Revenue Ruling 78-248: The Congress and the Constitution be Damned

The Catholic Lawyer, Sep 2017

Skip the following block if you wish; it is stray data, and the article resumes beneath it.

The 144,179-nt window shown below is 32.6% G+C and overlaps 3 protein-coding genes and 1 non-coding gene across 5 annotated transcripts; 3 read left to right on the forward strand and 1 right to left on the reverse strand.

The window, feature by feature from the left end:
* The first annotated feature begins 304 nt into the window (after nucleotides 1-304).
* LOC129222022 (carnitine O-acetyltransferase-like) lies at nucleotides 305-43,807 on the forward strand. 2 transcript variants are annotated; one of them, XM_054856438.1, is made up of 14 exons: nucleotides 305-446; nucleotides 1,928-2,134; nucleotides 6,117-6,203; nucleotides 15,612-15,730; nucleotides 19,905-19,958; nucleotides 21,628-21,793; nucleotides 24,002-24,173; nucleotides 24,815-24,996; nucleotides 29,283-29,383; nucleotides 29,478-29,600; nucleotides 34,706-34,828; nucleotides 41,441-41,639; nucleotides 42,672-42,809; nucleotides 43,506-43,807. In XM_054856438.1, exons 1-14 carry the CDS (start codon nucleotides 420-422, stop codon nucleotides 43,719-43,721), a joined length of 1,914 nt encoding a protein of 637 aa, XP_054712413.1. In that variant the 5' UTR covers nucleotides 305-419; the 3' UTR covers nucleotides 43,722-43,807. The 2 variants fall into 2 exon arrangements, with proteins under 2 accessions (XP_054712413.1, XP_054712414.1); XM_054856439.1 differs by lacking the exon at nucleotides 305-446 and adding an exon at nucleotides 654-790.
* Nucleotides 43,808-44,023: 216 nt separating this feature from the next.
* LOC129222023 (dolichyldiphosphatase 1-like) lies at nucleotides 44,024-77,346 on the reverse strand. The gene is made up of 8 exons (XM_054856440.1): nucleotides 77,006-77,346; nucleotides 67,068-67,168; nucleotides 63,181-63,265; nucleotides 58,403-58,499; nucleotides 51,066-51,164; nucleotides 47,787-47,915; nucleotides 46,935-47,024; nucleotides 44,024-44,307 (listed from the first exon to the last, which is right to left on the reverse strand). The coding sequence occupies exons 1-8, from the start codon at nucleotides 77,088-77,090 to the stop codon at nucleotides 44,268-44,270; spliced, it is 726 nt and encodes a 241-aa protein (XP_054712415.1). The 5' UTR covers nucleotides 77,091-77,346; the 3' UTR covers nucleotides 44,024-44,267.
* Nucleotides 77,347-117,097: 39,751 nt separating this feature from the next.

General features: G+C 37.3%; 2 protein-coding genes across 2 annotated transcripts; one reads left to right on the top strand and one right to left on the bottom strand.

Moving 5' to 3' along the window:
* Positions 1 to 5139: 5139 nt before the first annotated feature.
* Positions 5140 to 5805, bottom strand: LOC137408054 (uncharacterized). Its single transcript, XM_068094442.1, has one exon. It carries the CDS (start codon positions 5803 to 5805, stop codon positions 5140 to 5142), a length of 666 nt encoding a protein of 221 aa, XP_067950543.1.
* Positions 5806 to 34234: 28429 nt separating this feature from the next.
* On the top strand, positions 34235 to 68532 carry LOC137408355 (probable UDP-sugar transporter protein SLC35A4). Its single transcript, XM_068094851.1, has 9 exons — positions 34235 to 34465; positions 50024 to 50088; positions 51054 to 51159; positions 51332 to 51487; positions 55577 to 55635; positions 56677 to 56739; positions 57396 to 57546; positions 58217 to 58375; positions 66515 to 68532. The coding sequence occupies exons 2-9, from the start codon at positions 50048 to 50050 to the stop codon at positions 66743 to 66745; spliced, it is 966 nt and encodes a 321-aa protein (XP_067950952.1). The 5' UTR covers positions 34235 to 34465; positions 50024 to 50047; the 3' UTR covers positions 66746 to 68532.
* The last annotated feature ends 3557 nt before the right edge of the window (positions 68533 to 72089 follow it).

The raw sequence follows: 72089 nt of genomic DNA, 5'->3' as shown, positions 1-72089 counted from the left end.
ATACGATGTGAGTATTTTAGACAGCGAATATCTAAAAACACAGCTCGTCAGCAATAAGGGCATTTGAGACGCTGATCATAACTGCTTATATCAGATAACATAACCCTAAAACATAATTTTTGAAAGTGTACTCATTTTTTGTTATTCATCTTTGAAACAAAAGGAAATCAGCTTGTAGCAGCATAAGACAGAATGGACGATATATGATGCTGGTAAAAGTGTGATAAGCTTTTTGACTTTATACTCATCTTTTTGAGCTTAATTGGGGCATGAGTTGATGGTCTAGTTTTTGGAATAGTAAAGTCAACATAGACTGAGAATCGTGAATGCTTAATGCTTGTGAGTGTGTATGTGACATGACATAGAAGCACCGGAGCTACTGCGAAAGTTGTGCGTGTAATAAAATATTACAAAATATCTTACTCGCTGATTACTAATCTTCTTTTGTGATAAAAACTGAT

D.C. Washington Shea & Gardner Alfred L. Scanlan

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Revenue Ruling 78-248: The Congress and the Constitution be Damned